If you hire a worker with the expectation that the relationship will continue indefinitely rather than for a specific project or period, it may be considered evidence that the intent was to create an employer employee relationship.

Are the services provided a key activity of the business?

If a worker provides services that are a key aspect of your regular business activity, it's more likely that you will have the right to direct and control his or her activities.

For example, if a law firm hires an attorney, it's likely they will present the attorneys, work as its own, and would have the right to control or direct that work.

This would indicate an employer employee relationship.

We often get questions from business owners about how to treat casual labor or day labor.

For each worker, you need to look at all of the factors we've just discussed and see whether they indicate that the worker is an employee or an independent contractor.

The length of time the worker performs services for you is not a stand alone factor in determining his or her status.

A worker can be an employee even if he or she only performs a few hours of services.

After reviewing these three categories of evidence, if you're still not sure whether a worker is an employee or an independent contractor, you can file a form associate determination of worker status for purposes of federal employment, taxes and income tax withholding with the IRS.

The IRS will review the facts and circumstances and officially determine the worker status.

There's no user fee for an SSA determination, but you should expect to wait at least six months for the determination, especially as the volume of associates increases.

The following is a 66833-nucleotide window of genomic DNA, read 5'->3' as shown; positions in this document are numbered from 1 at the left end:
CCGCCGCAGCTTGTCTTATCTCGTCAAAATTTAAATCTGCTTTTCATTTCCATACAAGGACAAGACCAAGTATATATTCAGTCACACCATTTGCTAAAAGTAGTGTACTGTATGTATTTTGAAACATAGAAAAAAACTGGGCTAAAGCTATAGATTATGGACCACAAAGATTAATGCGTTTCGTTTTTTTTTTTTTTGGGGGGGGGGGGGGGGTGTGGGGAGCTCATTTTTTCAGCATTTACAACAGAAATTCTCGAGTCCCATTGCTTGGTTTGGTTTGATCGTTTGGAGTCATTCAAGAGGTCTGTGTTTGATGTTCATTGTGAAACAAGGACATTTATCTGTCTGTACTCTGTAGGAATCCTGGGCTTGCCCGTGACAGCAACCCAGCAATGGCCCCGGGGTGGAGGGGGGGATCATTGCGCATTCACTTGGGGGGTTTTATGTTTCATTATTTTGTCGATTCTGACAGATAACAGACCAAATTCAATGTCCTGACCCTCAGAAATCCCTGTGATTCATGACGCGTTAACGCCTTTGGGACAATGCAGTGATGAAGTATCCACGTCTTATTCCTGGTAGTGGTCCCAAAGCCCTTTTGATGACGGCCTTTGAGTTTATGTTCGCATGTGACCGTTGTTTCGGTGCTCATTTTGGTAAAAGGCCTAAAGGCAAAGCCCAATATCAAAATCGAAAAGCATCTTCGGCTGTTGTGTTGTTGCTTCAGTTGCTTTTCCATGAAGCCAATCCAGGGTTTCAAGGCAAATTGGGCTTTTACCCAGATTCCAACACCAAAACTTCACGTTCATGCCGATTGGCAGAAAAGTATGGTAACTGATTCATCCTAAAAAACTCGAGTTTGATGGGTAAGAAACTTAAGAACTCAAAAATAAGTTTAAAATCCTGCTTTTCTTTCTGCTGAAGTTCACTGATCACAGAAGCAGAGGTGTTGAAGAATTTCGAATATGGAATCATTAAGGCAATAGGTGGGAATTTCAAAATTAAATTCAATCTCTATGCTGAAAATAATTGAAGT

However, it may be worth it for a business that will continually hire the same types of workers to perform particular services.

Either workers or businesses can file the form SSA for determination from the IRS.

What happens when workers believe that they've been misclassified?

Well, let's look at Form 8919.

Uncollected Social Security and Medicare tax on wages.

Workers who believe they've been improperly classified as independent contractors can use this form to tell the IRS they believe they should be employees and to report their share of Social Security and Medicare taxes.

Anyone who believes he or she has been incorrectly classified must use form 8919, which the IRS developed specifically for this purpose.

The instructions on the form specify that it is used to figure and report the worker's share of uncollected Social Security and Medicare taxes.

If the worker was an employee but was treated as an independent contractor on the form, the workers have to select one of eight reason codes to show why they believe they were employees rather than independent contractors.

For some of the reason codes form SSA must already have been filed.

For others, the worker is required to file the SSA before filing his or her tax return.

One category of workers that businesses often treat incorrectly is corporate officers.

You might think you need to go through all these tests for corporate officers, but you don't because officers are specifically included within the definition of employee for purposes of figure FUDA and federal income tax withholding.

The common law standard we've been discussing does not apply to corporate officers.

There is a narrow exception.

An officer is not considered an employee of the corporation if two requirements are met.

If the officer does not perform any services or performs only minor services and the officer is not entitled to receive directly or indirectly any remuneration for the services he or she performs, compensation to the officer can include distributions, loans to shareholders, payment of personal expenses, excessive rent payments, management fees or fringe benefits.

There are numerous court cases and rulings indicating that the IRS has the authority to reclassify all or part of payments made to a corporate officer as wages.

Let's look at just two cases that support the authority of the IRS to re classify payments to officers.

If these cases is new in new Look Design Inc.

versus Commissioner, the court ruled the corporate shareholder officer performed more than minor services for the taxpayer for which he received remuneration.